Palo Alto Networks’ Unit 42 published a new report outlining how the software supply chain has come to be seen as a threat to cloud security. The research unit conducted a red team exercise, with a large SaaS provider signed up with Palo Alto Networks.

Within three days, the team found critical software development flaws that could have exposed the organization tested to an attack, like the one suffered by Kaseya and SolarWinds.

Unit 42 also found that 63% of third-party code used in building cloud infrastructure contained improper configuration.

Cloud infrastructure is not safe

If an attacker compromises third-party developers, it could be easy to breach thousands of organizations’ cloud infrastructure.

Palo Alto Networks analyzed data from various public data sources across the globe to come up with these conclusions about the threats organizations face from their software supply chains today. The findings say that 96% of third-party container applications deployed in cloud infrastructure have known vulnerabilities.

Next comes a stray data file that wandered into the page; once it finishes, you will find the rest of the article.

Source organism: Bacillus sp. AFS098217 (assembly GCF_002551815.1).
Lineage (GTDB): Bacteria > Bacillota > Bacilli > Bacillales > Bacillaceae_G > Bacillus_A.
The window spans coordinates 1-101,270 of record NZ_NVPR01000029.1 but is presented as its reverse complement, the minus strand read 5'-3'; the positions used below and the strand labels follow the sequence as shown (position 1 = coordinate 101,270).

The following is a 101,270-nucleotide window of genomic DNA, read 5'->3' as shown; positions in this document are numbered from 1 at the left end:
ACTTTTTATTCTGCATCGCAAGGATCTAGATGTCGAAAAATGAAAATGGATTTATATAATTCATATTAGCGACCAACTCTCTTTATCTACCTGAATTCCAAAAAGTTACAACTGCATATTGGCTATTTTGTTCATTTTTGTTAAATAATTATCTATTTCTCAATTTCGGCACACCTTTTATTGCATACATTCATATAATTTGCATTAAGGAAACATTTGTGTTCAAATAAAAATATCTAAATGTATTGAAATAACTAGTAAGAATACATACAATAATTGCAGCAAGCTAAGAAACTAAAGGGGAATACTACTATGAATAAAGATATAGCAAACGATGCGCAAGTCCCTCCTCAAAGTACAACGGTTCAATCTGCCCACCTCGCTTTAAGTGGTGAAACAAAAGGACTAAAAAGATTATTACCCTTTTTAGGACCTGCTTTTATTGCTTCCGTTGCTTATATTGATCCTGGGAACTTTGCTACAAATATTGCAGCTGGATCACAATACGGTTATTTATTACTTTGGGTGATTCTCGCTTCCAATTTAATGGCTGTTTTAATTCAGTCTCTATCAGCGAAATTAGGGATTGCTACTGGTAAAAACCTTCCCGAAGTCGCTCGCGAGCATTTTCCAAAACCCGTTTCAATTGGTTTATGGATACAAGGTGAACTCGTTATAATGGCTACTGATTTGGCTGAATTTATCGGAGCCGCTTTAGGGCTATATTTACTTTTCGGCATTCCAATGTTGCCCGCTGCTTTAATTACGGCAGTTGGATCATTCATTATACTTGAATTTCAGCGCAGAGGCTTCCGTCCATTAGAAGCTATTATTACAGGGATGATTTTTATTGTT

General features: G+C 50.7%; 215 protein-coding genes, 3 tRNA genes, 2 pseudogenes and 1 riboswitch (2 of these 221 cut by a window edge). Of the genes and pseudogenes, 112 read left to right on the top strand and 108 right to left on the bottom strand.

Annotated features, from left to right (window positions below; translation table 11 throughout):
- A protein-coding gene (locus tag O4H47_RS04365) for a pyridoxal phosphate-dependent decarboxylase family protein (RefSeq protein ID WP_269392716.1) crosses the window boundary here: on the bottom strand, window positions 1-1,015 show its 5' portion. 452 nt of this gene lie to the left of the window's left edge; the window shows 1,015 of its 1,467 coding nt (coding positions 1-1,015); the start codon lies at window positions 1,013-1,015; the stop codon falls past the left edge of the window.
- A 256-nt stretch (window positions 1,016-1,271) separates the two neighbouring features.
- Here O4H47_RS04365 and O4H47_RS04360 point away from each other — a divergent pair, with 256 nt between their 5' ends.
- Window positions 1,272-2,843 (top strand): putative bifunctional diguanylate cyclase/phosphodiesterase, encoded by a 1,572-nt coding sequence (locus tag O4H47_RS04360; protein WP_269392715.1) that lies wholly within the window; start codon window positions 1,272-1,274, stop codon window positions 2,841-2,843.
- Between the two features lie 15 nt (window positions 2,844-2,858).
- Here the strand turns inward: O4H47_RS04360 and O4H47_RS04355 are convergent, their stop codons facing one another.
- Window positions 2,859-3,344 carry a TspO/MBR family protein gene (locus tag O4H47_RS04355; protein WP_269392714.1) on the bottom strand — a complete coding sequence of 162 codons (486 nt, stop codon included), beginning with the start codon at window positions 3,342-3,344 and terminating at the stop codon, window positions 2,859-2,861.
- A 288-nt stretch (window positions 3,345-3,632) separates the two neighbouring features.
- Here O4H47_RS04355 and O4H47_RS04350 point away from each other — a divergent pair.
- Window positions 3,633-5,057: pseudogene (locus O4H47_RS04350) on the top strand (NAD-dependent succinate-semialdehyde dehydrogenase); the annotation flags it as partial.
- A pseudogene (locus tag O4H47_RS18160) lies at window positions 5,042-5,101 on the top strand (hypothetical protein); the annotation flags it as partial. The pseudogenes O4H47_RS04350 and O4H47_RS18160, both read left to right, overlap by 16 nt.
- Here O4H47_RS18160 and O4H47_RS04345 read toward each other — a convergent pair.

The report saw the Unit 42 researchers find that even for a customer with a mature security posture, there are still critical misconfigurations and flaws that allowed Unit 42 to take over the infrastructure within days.

The looming threat

In many supply chains attacks, an attacker compromises the vendor to insert malicious code in software customers use. Cloud infrastructure could fall to similar tactics especially if there is unvetted third-party code that could introduce flaws and allow breaches.

Unless the organizations can vet the code, it could come from anywhere, including an Advanced Persistent Threat.

The Unit draws attention to the problems in the security community, where DevOps has dropped the ball and the fact that it is easier to secure the entire cloud infrastructure than spend time chasing app-level bugs in millions of lines of code. It remains to be seen if the cloud is secure enough or if it will fall victim to crippling attacks.